Date of Degree Completion
Master of Science (MS)
Dr. Sarah Oppelt
Second Committee Member
Dr. April Binder
Third Committee Member
Dr. Carin Thomas-Bradley
Metabolic-associated fatty liver disease (MAFLD) affects 1 in 3 people in the US and is a healthcare burden on the order of billions of dollars. MAFLD is characterized by pathological lipid accumulation in the liver, excess production of triglycerides and cholesterol, and export of LDL particles that raise serum lipid levels. These metabolic perturbations can lead to the development of liver fibrosis, chronic inflammation, and insulin resistance. Diagnosing MAFLD prior to fibrosis is crucial for successful intervention and prevention of advanced liver disease and other metabolic complications. Fructose-1Phospahte (F1P) accumulation from fructose overconsumption can drive hepatic lipogenesis and MAFLD progression. Previous studies demonstrate that mice lacking the enzyme ketohexokinase, responsible for phosphorylating fructose to F1P, do not accumulate F1P and are resistant to developing MAFLD. However, common MAFLD animal models fed a fructose-rich diet take months to develop pathology. Alternatively, mice deficient in aldolase B, which cleaves F1P, will readily accumulate excess intracellular F1P and show exaggerated hepatic ballooning, macrovesicular lipid droplets, and immune cell infiltration. In this study, aldoB-/- mice, and their WT counterparts, were fed diets ranging from 0% to 0.71% fructose (w/w), for 1, 3, or 7 days, or until mice lost 20% of their initial bodyweight before fructose exposure. Histological analysis of liver tissue, quantification of total lipids, and evaluation of clinical markers of liver disease was used to characterize the development of steatosis, inflammation, and collagen deposition. We find that the aldoB-/- model develops symptoms of MAFLD without dietary fructose exposure, making it an appropriate MAFLD model. With introduction of dietary fructose, aldoB-/- mice develop more severe symptoms similar to non-alcoholic steatohepatitis (NASH), providing an inducible model for NASH. Because of this, the aldoB-/- model can aid in research about the transition between MAFLD and NASH, as well as help to identify biomarkers associated with both.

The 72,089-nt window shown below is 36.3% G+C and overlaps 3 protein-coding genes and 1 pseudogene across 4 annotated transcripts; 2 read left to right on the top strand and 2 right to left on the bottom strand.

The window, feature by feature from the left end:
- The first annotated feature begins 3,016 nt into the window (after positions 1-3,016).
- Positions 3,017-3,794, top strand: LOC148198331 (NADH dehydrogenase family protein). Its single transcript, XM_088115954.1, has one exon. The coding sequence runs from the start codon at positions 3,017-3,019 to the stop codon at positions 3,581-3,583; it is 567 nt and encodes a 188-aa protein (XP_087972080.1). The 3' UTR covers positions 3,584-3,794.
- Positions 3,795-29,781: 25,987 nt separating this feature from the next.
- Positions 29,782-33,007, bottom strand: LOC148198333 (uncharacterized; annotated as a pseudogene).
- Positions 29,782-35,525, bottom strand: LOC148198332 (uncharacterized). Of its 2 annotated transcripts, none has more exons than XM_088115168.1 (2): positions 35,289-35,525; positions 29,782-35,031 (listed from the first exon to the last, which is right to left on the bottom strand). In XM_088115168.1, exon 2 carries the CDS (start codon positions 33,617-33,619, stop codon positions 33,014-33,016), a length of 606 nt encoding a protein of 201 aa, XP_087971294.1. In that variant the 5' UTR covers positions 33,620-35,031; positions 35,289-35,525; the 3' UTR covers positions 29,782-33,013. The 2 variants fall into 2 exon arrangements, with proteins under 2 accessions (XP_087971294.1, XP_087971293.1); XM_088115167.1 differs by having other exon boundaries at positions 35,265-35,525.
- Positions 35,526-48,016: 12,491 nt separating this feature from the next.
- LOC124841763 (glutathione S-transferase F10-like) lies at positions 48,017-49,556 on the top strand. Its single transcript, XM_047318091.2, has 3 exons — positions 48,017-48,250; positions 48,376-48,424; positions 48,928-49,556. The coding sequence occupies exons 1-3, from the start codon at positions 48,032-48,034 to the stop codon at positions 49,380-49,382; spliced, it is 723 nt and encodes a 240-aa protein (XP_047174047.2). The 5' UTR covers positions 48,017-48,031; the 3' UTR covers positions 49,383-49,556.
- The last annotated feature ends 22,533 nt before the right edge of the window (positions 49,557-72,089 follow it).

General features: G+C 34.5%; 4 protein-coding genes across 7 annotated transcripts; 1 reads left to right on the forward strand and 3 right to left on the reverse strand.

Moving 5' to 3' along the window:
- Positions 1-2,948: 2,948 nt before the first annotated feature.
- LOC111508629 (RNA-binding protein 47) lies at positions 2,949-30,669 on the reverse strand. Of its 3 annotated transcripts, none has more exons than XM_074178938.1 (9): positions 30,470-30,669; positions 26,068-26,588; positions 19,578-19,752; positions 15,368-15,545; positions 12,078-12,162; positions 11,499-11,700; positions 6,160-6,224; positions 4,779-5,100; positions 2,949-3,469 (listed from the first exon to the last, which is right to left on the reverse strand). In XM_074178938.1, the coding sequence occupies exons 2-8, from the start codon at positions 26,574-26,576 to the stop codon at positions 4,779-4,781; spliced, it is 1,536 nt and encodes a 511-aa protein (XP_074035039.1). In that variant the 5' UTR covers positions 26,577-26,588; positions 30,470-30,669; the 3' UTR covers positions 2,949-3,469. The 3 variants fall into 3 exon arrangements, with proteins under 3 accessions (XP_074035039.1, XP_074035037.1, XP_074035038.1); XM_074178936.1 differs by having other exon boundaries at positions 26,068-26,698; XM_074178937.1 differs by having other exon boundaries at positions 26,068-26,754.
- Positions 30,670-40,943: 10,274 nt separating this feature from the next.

Rashid, Andy, "Characterizing cellular injury and inflammation with ALDOB-/-Mouse model of MAFLD" (2023). All Master's Theses. 1888.
Available for download on Wednesday, June 25, 2025
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